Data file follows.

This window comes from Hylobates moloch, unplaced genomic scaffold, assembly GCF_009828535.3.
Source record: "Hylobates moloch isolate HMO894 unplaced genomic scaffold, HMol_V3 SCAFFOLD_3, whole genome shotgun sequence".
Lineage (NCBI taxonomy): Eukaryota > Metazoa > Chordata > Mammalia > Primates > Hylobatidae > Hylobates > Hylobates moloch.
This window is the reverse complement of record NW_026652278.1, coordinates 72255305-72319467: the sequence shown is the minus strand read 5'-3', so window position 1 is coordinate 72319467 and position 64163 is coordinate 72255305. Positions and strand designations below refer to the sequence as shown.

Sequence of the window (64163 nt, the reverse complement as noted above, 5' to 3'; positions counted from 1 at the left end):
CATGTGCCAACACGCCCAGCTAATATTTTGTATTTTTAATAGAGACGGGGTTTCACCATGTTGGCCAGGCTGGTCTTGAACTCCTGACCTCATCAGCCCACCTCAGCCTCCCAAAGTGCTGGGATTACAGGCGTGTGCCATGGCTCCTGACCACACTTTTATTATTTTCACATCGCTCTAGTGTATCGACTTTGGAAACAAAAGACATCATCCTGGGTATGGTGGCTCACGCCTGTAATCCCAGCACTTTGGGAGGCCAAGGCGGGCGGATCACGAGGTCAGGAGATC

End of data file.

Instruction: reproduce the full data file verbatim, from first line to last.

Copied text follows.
This window comes from Hylobates moloch, unplaced genomic scaffold, assembly GCF_009828535.3.
Source record: "Hylobates moloch isolate HMO894 unplaced genomic scaffold, HMol_V3 SCAFFOLD_3, whole genome shotgun sequence".
Lineage (NCBI taxonomy): Eukaryota > Metazoa > Chordata > Mammalia > Primates > Hylobatidae > Hylobates > Hylobates moloch.
This window is the reverse complement of record NW_026652278.1, coordinates 72255305-72319467: the sequence shown is the minus strand read 5'-3', so window position 1 is coordinate 72319467 and position 64163 is coordinate 72255305. Positions and strand designations below refer to the sequence as shown.

Sequence of the window (64163 nt, the reverse complement as noted above, 5' to 3'; positions counted from 1 at the left end):
CATGTGCCAACACGCCCAGCTAATATTTTGTATTTTTAATAGAGACGGGGTTTCACCATGTTGGCCAGGCTGGTCTTGAACTCCTGACCTCATCAGCCCACCTCAGCCTCCCAAAGTGCTGGGATTACAGGCGTGTGCCATGGCTCCTGACCACACTTTTATTATTTTCACATCGCTCTAGTGTATCGACTTTGGAAACAAAAGACATCATCCTGGGTATGGTGGCTCACGCCTGTAATCCCAGCACTTTGGGAGGCCAAGGCGGGCGGATCACGAGGTCAGGAGATC